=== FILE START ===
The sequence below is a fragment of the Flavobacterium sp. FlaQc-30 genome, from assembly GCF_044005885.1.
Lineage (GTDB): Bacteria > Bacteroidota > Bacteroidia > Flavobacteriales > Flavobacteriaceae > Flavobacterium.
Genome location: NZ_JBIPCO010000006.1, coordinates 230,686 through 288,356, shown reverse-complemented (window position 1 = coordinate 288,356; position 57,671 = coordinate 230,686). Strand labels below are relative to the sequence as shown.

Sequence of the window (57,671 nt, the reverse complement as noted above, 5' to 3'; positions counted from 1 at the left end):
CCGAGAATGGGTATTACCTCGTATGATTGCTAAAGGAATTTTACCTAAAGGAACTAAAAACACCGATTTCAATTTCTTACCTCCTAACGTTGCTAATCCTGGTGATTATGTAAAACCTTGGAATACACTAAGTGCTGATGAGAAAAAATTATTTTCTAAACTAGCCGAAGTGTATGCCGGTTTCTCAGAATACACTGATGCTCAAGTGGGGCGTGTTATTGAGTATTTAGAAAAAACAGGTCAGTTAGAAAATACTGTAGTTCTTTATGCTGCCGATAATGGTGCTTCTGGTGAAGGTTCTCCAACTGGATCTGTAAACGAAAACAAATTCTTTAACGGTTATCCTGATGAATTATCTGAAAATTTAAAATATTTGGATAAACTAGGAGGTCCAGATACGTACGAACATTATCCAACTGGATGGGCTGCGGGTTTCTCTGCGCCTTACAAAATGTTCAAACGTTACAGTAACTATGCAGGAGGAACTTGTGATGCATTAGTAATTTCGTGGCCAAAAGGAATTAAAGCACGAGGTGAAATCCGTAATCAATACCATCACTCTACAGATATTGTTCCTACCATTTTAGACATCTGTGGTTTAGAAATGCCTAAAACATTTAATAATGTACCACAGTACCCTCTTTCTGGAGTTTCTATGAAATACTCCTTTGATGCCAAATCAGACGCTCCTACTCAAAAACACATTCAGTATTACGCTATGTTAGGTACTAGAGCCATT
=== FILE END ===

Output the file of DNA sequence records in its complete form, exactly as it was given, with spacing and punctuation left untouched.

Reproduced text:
The sequence below is a fragment of the Flavobacterium sp. FlaQc-30 genome, from assembly GCF_044005885.1.
Lineage (GTDB): Bacteria > Bacteroidota > Bacteroidia > Flavobacteriales > Flavobacteriaceae > Flavobacterium.
Genome location: NZ_JBIPCO010000006.1, coordinates 230,686 through 288,356, shown reverse-complemented (window position 1 = coordinate 288,356; position 57,671 = coordinate 230,686). Strand labels below are relative to the sequence as shown.

Sequence of the window (57,671 nt, the reverse complement as noted above, 5' to 3'; positions counted from 1 at the left end):
CCGAGAATGGGTATTACCTCGTATGATTGCTAAAGGAATTTTACCTAAAGGAACTAAAAACACCGATTTCAATTTCTTACCTCCTAACGTTGCTAATCCTGGTGATTATGTAAAACCTTGGAATACACTAAGTGCTGATGAGAAAAAATTATTTTCTAAACTAGCCGAAGTGTATGCCGGTTTCTCAGAATACACTGATGCTCAAGTGGGGCGTGTTATTGAGTATTTAGAAAAAACAGGTCAGTTAGAAAATACTGTAGTTCTTTATGCTGCCGATAATGGTGCTTCTGGTGAAGGTTCTCCAACTGGATCTGTAAACGAAAACAAATTCTTTAACGGTTATCCTGATGAATTATCTGAAAATTTAAAATATTTGGATAAACTAGGAGGTCCAGATACGTACGAACATTATCCAACTGGATGGGCTGCGGGTTTCTCTGCGCCTTACAAAATGTTCAAACGTTACAGTAACTATGCAGGAGGAACTTGTGATGCATTAGTAATTTCGTGGCCAAAAGGAATTAAAGCACGAGGTGAAATCCGTAATCAATACCATCACTCTACAGATATTGTTCCTACCATTTTAGACATCTGTGGTTTAGAAATGCCTAAAACATTTAATAATGTACCACAGTACCCTCTTTCTGGAGTTTCTATGAAATACTCCTTTGATGCCAAATCAGACGCTCCTACTCAAAAACACATTCAGTATTACGCTATGTTAGGTACTAGAGCCATT